By Hans Sherrer
Justice:Denied magazine, Issue 26, page 12
The presumption of innocence is considered the bedrock of American criminal law. From it flows the principle of due process that includes trial by jury, confrontation of accusers, assistance of counsel, and the government’s burden of proving guilt beyond a reasonable doubt.
However the presumption of innocence is so meaningless to some King County, Washington (Seattle metro area) judges, that for years they have not told defendants of their right to counsel and other due process rights. Consequently those state judges have accepted guilty pleas from defendants and sentenced them to jail without ever telling them they will be provided a lawyer at no charge, and that they can demand a trial and confront their accuser.
On June 18, 2004 the Washington Commission on Judicial Conduct (WCJC) censored one of those judges, King County District Court Judge Mary Ann Ottinger – for her “years-long practice of failing to tell defendants they had a right to counsel.” 1 A judge for 12 years, Ottinger’s conduct attracted attention after she sentenced to a year in jail, a girl with no prior record who pled guilty to being a minor in possession of alcohol. 2 State law requires a judge to publicly and on the record advise a defendant of all his or her rights and the consequences of a guilty plea. However Ottinger did not inform the girl of that information before accepting her guilty plea. After the girl was jailed for two months, defense lawyers heard of her plight and persuaded another judge to issue a writ ordering her release. The WCJC found “the nature of the violations cannot be overstated,” and noted Ottinger’s mistreatment of the girl was a “routine” practice. 3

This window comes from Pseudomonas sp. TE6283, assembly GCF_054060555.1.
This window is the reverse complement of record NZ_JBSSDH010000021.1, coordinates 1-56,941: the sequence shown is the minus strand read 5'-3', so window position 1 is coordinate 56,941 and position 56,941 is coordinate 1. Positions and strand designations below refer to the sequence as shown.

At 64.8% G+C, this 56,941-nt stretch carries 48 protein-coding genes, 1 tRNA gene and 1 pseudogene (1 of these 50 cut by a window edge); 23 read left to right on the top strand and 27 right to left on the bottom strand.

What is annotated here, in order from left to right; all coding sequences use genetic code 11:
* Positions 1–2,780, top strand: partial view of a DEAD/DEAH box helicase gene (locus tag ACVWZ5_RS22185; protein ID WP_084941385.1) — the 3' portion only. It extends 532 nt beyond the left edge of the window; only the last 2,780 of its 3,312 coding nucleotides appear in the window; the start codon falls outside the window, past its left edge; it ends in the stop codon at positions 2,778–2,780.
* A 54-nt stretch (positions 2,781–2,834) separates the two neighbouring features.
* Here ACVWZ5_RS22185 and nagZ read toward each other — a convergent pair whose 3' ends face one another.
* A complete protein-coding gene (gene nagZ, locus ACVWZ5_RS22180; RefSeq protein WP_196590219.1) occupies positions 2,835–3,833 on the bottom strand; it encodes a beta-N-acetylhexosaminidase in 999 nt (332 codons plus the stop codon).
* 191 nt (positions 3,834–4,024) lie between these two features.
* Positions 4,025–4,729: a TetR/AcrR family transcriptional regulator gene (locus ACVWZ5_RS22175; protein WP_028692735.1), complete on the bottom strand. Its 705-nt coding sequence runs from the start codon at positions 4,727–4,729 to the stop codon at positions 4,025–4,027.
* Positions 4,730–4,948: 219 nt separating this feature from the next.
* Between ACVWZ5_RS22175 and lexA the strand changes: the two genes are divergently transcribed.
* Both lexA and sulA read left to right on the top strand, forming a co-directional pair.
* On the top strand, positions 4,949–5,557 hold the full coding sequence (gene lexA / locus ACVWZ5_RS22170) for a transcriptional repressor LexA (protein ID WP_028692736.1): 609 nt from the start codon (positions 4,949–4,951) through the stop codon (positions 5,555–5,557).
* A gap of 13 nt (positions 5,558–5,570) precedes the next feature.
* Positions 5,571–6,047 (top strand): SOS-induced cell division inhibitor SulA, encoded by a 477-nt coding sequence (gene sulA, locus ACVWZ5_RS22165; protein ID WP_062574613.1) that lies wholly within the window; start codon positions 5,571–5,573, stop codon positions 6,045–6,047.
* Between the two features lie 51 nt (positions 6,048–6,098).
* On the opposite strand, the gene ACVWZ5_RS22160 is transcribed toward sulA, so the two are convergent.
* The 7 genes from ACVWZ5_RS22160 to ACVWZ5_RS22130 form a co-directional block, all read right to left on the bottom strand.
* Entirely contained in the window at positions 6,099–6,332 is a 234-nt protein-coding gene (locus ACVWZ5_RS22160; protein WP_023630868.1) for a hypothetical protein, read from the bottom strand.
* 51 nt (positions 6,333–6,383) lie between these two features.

After Ottinger’s censure, several defense lawyers commented that the failure of a judge to inform a defendant of his or her rights was not unusual. In summarizing a yearlong study of the problem by the Defender Association in Seattle, Director Robert C. Boruchowitz reported, “It’s very common. They [judges] figure people will plead guilty and get it over with.” 4 Public defender Christine Taylor said at least three defendants in Seattle have recently been released from jail after defense lawyers learned their judge had not advised them of their rights. 5
Ottinger was also censored for secretly aiding the city of Issaquah in a lawsuit the Seattle suburb has against her employer - King County. Ottinger’s covert services to Issaquah included providing legal advice and ghost writing correspondence.
The same day Ottinger’s censure was made public, Municipal Judge Patrick Burns was reprimanded by the WCJC “for writing “NTG” on the bottom of hundreds of defendants’ court paperwork.” 6 Defense lawyers had complained the initials stood for “Nail This Guy,” and the WCJC agreed it created the appearance Judge Burns was prejudiced against a defendant whose file he marked with the label.
The conduct of Ottinger and Burns was not considered serious enough to warrant removal from office or a suspension. However, they were required to take judicial ethics training to prevent a reoccurrence of their lapses in judgment.
1. District Court judge censured: Defendants not told of right to counsel, Maureen O’Hagan, Seattle Times, June 19, 2004, p. B1-2.